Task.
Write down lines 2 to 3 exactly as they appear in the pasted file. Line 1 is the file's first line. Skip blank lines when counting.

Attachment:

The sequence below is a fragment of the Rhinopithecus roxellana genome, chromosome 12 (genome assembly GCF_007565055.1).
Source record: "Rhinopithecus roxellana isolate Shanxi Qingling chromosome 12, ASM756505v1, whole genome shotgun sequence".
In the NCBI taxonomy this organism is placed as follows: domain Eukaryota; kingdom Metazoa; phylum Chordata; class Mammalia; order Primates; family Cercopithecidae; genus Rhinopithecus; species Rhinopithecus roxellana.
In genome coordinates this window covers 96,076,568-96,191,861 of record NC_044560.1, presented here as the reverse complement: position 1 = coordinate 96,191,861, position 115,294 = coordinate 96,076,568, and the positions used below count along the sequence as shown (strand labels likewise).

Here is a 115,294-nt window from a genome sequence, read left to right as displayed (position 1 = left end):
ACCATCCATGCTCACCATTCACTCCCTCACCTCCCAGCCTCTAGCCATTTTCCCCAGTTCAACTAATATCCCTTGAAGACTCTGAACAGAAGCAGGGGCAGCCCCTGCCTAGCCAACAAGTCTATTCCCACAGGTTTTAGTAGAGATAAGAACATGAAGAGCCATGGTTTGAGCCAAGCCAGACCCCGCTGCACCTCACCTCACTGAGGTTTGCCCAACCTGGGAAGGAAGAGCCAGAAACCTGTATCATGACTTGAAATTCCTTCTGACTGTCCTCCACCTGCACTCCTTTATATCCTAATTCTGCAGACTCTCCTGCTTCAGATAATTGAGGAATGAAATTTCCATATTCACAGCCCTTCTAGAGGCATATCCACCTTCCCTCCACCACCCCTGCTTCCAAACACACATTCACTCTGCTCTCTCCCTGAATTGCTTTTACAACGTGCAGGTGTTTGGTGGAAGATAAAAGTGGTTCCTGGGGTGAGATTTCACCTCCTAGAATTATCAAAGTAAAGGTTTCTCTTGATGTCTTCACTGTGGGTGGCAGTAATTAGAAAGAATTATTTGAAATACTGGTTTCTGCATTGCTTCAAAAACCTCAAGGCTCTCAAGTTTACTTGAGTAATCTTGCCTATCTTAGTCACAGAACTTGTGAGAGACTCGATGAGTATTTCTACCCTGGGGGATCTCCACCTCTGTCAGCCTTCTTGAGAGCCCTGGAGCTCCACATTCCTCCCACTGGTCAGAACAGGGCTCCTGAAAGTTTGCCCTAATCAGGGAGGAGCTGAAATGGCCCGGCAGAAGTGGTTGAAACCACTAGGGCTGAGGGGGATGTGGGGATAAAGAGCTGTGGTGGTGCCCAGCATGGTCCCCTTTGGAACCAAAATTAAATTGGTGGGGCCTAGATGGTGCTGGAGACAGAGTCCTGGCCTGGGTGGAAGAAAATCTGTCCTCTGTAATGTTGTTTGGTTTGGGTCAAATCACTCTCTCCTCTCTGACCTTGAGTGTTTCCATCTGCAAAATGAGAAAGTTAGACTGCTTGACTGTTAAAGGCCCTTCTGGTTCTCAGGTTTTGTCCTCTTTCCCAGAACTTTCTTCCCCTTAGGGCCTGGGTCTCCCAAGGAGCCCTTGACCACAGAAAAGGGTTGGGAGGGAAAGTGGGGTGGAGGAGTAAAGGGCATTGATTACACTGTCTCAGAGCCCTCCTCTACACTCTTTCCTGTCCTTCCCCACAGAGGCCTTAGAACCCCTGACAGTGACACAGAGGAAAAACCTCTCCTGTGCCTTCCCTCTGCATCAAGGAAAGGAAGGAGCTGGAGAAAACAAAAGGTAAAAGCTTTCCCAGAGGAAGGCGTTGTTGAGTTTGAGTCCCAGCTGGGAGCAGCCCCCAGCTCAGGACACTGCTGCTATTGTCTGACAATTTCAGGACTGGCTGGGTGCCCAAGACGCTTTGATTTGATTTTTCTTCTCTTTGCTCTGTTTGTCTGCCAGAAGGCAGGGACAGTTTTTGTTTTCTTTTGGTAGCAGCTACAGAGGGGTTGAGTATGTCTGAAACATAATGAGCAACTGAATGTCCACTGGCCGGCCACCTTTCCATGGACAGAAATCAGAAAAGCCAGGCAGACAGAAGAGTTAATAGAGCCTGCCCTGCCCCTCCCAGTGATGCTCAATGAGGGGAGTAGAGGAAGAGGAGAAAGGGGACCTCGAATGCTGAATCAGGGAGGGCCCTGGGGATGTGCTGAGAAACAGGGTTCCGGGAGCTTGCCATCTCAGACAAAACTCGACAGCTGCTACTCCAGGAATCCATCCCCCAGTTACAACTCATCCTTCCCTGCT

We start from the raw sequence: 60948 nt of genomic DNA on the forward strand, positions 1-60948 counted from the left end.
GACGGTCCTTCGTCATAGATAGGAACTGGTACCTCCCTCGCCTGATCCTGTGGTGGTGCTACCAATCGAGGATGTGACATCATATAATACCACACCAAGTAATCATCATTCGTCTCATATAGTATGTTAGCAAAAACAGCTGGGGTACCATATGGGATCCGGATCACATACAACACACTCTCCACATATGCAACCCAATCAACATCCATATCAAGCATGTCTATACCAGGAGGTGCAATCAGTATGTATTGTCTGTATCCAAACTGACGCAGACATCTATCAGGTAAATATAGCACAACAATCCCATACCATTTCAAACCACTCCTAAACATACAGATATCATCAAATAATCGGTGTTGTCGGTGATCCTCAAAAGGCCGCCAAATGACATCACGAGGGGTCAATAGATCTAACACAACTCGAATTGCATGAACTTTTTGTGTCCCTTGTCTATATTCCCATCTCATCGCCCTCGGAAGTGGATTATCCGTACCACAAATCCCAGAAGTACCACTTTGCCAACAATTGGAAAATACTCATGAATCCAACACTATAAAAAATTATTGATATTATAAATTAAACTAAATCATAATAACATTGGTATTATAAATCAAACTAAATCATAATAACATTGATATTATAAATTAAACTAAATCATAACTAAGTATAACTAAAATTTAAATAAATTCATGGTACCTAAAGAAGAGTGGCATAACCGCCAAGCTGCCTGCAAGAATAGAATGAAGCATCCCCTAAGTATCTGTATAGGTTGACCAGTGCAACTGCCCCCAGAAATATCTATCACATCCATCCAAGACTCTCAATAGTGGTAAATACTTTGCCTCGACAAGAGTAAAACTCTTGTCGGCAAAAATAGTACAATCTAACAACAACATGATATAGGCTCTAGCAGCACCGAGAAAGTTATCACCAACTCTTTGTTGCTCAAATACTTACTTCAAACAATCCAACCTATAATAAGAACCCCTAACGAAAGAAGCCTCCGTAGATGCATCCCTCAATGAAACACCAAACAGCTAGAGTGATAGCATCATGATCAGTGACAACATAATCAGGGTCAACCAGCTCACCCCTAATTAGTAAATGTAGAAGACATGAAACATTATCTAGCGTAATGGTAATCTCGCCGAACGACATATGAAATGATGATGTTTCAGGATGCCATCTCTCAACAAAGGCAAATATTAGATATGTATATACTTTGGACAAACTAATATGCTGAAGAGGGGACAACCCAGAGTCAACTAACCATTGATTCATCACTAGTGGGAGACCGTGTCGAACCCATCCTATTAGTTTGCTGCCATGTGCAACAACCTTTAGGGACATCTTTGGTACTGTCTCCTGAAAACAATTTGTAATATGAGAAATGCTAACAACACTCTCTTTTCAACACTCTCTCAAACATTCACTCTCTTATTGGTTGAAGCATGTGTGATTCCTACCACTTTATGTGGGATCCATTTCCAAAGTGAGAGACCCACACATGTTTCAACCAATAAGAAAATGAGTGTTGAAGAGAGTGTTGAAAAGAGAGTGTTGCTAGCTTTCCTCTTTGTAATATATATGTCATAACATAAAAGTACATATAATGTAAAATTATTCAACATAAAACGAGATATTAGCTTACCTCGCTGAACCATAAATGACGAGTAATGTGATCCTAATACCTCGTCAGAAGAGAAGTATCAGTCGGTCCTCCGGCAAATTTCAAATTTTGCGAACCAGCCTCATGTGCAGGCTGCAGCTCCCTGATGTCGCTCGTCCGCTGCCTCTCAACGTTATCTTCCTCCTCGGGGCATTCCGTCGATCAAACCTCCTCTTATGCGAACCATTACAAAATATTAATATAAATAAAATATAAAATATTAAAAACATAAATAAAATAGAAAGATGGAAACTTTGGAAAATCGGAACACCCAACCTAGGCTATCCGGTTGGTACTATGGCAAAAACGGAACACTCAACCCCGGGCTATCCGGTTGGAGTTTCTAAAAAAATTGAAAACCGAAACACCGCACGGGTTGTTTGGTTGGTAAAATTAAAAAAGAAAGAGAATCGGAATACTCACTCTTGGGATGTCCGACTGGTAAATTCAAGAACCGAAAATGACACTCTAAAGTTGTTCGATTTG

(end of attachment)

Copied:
Source record: "Rhinopithecus roxellana isolate Shanxi Qingling chromosome 12, ASM756505v1, whole genome shotgun sequence".
In the NCBI taxonomy this organism is placed as follows: domain Eukaryota; kingdom Metazoa; phylum Chordata; class Mammalia; order Primates; family Cercopithecidae; genus Rhinopithecus; species Rhinopithecus roxellana.